Until he became a Senator, Webb was best known as a warrior, a 1968 graduate of the U.S. Naval Academy who went to Vietnam a year later as a Marine lieutenant. For nine months he faced combat almost daily in the killing fields of the An Hoa Valley, before injuries forced him from the front lines. He has studied law, become an acclaimed author, even won an Emmy for his reporting from Beirut for PBS in 1983, but it's the Vietnam experience that informs Webb to this day. A fierce defender of those who fought in that war, he believes the cause was just, if horribly mismanaged. As for his own life, he says, "You never really leave the battlefield; I was older at 24 than I am today."
Rare for a man who expected to be a military lifer, Webb has published eight books, fiction and non-. His literary career is so important to him that he maintains a separate writing office across the river from Capitol Hill. His latest book, 'A Time to Fight,' is a challenge to his fellow Democrats to return to (or at least honor) the working class, to focus on fairness, and to correct economic injustice. The book grew out of his frustration during his first year in the Senate. "[Liberals] leave the room if a fight breaks out," he e-mailed me in the early going.
To his friends, Webb has always been a complex man with many interests, with a formidable intellect that's always locked and loaded. One of his closest friends in the Senate, Jon Tester, the organic farmer with the flat-top haircut and a waistline to match the Big Sky of his home state of Montana, says with a chuckle that Webb is always prepared with facts and figures. "We were in Kuwait together," Tester remembers, "and an embassy officer was giving us a standard briefing on the area when Webb cut him off and proceeded to lecture him on the real facts of the Middle East and Iraq."
If he did wind up on the Democratic ticket as Obama's running mate, Webb could claim many constituencies. As military offspring he attended nine schools between fifth and 10th grades, living in Alabama, Missouri, Texas, California, and Nebraska. His neighborhoods and classmates comprised a melting pot of ethnicities in one big blue state and a mix of red states, a natural complement to his hardscrabble family roots.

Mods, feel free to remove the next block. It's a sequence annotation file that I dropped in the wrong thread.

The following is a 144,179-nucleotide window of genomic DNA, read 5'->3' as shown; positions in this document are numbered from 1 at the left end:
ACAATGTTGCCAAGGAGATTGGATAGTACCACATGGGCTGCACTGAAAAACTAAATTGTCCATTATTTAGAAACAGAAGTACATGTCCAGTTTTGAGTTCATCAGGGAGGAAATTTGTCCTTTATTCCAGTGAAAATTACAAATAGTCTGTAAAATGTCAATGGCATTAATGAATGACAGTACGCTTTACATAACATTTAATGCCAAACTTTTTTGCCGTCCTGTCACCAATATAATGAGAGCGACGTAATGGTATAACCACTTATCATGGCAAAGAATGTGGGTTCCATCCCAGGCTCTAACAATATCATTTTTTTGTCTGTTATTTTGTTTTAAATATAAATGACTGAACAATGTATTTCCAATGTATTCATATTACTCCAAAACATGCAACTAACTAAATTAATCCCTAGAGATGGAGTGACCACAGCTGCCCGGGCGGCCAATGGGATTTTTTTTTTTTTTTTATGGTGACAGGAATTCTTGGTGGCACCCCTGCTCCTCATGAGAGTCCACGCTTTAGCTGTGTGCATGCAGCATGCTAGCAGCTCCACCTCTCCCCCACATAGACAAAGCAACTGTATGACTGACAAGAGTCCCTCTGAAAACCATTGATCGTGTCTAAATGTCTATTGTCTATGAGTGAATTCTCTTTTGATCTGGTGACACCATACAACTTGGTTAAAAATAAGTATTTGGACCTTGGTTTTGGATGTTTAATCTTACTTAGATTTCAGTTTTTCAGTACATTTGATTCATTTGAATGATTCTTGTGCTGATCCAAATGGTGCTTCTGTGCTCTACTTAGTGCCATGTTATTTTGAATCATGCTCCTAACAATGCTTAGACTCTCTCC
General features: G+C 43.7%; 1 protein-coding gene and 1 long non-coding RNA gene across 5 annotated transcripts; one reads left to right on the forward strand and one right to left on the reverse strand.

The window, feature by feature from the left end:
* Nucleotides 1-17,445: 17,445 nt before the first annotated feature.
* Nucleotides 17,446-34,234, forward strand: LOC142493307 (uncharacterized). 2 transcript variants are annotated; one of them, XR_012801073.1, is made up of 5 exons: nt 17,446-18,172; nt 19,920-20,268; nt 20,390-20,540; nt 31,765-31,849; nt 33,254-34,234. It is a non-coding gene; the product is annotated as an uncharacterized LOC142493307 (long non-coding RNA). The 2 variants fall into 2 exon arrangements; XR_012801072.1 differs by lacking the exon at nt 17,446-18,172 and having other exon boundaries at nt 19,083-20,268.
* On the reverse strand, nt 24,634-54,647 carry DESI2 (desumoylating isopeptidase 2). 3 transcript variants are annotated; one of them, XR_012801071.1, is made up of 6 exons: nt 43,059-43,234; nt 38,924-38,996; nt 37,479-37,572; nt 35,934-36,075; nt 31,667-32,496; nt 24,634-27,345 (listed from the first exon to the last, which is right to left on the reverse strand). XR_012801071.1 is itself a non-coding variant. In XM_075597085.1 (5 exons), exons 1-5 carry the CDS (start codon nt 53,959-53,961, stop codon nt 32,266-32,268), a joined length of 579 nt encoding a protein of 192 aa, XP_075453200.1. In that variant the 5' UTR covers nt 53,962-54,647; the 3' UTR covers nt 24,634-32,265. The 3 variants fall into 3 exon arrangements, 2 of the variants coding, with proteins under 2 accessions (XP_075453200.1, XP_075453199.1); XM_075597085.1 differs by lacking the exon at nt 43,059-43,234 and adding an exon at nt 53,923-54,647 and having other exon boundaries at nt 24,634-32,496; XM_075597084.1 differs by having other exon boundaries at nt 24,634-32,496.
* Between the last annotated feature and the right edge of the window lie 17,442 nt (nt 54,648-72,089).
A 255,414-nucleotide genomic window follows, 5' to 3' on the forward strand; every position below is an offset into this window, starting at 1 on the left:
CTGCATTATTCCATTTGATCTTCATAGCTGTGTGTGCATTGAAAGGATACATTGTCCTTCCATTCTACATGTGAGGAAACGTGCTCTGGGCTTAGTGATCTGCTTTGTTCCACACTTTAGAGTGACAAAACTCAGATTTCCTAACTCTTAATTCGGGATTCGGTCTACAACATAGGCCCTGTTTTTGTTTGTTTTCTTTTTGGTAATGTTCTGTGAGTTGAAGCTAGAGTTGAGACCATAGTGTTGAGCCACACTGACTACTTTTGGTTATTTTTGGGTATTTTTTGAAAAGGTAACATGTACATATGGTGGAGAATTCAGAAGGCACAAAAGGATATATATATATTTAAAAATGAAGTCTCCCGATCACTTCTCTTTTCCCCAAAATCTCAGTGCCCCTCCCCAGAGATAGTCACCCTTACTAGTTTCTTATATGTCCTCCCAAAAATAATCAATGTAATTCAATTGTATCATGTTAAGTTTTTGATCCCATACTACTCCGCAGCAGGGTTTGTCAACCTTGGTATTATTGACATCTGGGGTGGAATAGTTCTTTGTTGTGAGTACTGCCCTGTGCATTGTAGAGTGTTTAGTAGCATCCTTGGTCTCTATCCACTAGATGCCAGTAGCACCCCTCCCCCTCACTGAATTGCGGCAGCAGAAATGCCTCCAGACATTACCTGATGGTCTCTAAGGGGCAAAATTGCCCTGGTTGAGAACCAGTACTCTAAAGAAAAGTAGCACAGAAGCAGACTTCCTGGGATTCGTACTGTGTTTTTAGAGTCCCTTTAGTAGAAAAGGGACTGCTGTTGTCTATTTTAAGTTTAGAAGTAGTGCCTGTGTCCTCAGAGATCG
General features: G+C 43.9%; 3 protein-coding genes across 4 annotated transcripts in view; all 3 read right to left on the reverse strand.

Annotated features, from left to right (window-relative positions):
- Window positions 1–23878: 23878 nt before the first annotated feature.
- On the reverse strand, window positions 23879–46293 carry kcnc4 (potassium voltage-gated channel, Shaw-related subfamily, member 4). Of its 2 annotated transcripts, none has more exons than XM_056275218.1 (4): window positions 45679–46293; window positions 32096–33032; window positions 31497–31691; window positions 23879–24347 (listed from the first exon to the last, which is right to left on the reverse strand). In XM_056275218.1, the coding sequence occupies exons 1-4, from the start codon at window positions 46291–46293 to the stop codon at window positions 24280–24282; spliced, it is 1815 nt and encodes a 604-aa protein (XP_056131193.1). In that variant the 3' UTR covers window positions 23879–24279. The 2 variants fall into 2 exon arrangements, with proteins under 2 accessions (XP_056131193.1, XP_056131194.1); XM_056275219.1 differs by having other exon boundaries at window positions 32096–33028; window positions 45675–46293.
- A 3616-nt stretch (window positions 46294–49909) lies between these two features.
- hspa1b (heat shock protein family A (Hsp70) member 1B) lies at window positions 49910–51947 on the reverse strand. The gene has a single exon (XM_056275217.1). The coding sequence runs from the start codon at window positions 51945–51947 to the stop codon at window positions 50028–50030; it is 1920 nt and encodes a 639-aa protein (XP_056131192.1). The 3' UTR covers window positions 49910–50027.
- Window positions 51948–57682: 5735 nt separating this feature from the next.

As a boy Webb became fascinated with Asia after he got hooked on James Michener. He still remembers spending his grocery delivery tips on a mango so he could taste the exotica he knew only from books.
Yet his days and nights in Vietnam were not starry-eyed versions of some enchanted evening. On that January 2006 trip there, we made our way to an abandoned airstrip that was once the resupply artery for a sprawling marine base. Webb looked to the now peaceful hills thick with jungle canopy and said, "I love this place. I also hate it."
We talked about the day his radioman, Mike "Mac" McGarvey, a close friend, lost an arm to a land mine. As Webb rushed to his side, tears in his eyes, Mac said to him, "Knock that shit off, lieutenant. It's just an arm."
No Swift Boater could challenge Webb's own heroics in Vietnam. He won the Silver Star for rescuing wounded marines in a clearing directly in the line of enemy fire. Less than three months later he was leading a patrol deep in enemy territory when they discovered a camouflaged bunker. In a fury of grenades and gunshots, Webb captured three enemy soldiers, wounded two others, shielded one of his men from an explosion, and, though wounded, crawled into one of the bunkers to recover valuable intelligence documents. He was awarded the Navy Cross.
Our trip was his 15th visit to the country, part of a continuing journey of personal discovery and determination to heal old wounds opened by a primal fight between the country he loves and the one in which he fought. "I just like the people and the culture of Southeast Asia," he told me. "And I think we should be paying much more attention to them in our foreign policy. People forget that the largest Muslim populations in the world are in Indonesia, the Philippines, and Malaysia."
Webb's wife Hong accompanied us on our tour. She was the seven-year-old daughter of a South Vietnamese fisherman when her family fled ahead of the communist takeover. They landed in New Orleans, where Hong grew up working in fish processing plants and starring in the classroom. She went to the University of Michigan and then to Cornell Law School. Now a prominent securities lawyer in the D.C. area, she's a striking beauty with a quick sense of humor. Hong lingered behind in one village on our trip, while Webb and I chatted up some local workers a few hundred yards away. When we returned for her, we found her laughing; she told us the village women warned her that we were Americans and would try to kidnap her.
Fights have always mattered in Jim Webb's life. In a way, combativeness is genetic for the red-haired, pug-nosed, literary-minded senator. Under another chest-thumping title, 'Born Fighting: How the Scots-Irish Shaped America,' he wrote about famous and obscure American immigrants from Ireland and Scotland, including family members. As he has with most of his books, Webb drew heavily on his own family's history in 'Born Fighting,' and he does again in 'A Time to Fight.'